i WPA District No. 3 ........................................... . ....................................... 140
}
T viii
I
\
. l

 N O TAT I O N S i
In order that the tourist may have no difiiculty in finding any point  
of interest in Savannah and vicinity, or on the longer tours, five maps have j
been included in the material, and a comprehensive system of cross-refer- Y
ences has been devised. The maps include a Transportation Map, a :
Recreation Map, a Guide Map to Foot Tours, the Savannah and Vicinity .
Map and a WPA District No. 3 Map.
(1) The Recreation Map indicates all recreation centers in and 4
around Savannah, including tennis courts, golf courses, various resorts
where swimming and boating may be enjoyed and Savannah Beach where I j
surf bathing is popular.  
(2) The Transportation Map indicates two railroad stations, bus  
stations, U. S. and State Highways, the airport and the docks from which  
passenger steamers depart for New York, Boston, Philadelphia and Jack-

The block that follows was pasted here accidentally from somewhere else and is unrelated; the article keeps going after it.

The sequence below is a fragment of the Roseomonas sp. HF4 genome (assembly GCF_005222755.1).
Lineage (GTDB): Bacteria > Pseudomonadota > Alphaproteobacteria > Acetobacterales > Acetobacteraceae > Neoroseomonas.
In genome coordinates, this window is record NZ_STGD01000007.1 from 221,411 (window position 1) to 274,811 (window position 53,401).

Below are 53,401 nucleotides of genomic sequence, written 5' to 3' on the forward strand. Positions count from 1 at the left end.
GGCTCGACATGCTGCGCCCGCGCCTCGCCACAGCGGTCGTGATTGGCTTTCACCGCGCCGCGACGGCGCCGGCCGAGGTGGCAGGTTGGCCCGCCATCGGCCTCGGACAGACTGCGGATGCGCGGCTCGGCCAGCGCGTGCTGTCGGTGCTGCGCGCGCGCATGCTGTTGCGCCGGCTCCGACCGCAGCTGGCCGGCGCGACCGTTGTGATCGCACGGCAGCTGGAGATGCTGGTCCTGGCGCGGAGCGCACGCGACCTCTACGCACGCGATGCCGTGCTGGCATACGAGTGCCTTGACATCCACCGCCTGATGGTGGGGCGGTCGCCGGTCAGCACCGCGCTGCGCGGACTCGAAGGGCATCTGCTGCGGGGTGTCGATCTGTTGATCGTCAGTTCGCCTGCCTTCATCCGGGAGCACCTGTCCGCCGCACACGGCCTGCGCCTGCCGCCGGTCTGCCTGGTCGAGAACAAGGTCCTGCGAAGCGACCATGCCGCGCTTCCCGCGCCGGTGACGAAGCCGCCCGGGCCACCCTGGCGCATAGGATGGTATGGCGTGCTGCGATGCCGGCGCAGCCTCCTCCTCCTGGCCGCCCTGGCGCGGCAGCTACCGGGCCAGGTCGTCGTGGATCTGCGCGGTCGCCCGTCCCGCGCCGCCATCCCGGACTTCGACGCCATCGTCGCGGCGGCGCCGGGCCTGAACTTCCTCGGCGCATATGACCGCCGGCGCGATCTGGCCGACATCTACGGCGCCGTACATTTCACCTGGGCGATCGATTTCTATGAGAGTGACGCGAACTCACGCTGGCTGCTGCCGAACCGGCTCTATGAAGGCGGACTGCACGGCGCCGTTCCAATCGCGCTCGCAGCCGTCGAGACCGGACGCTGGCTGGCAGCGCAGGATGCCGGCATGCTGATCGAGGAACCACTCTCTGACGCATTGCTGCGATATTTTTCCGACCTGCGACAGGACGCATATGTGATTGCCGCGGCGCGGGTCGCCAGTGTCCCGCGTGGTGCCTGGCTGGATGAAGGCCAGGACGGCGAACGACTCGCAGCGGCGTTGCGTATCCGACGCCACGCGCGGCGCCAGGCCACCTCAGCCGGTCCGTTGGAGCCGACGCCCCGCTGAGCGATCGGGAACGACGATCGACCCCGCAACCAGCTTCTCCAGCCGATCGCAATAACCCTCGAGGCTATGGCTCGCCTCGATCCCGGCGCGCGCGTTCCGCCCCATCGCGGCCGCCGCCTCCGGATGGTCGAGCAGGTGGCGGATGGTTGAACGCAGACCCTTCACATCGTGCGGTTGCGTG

sonville. `
(3) The Guide Map to Foot Tours indicates points of interest shown
by numbers which correspond with the numbers in Foot Tours Nos. 1, 2 and
3; parks and squares shown by Roman numbers; and historic sites shown _
by letters. T
(4) The Savannah and Vicinity Map indicates the points of interest ’ A
numbered according to the list accompanying the map; these numbers 1
appear in directions for short tours of Savannah and Vicinity. `
(5) A WPA District No. 3 Map indicates long tours leading out of
Savannah following U. S. and State Highways.
When a point of interest appears in an article, the correct number
of that point and the name of the map on which it appears are placed in
a parenthesis by that point of interest.
A glossary of local words not in common usage has been attached.
A suggestive bibliography provides further leads for those interested
in more intensive study.
ix I
I x

 -- "\` I
Ip 1 n
I- II x w `
v I,. 2 $4
1- V
cor     ,0} "-,,,, \ SAVANNAH AND VICINITY
° wES7·  I CI/,
’I/Is
    Musa OISSCG  _ °~ ,84 /?’I/g,? TRANSPORTATION MAP
~z _ ~¤_   **4/O
  {  .  MIC gEJICIFAL EAST GEOSSQWELENNING COUNCIL
I‘ CENTRAL  ‘ ·  
. /
_ DEPOT _
"·~  §`Ig/§TION F'!
I UNION  _l ‘
y. sncrrow  O\,<  
I  :7./1- S `I ·OY\\_\p"e` M
Z" ' 5 ·\- .
  `    I,/C To    
_ __ L Q S Ry DNN /
I »r-·   -   _,,_ .
I   ' · I *~\ I .
ws \/\ -\
lg V- ~/\ _ \/·    BZ: ,c 8
[_ \\ II TYBE5 nn.  
5 Sw e
I   \
I \ gf
III {/ \\\ f SCALE MILES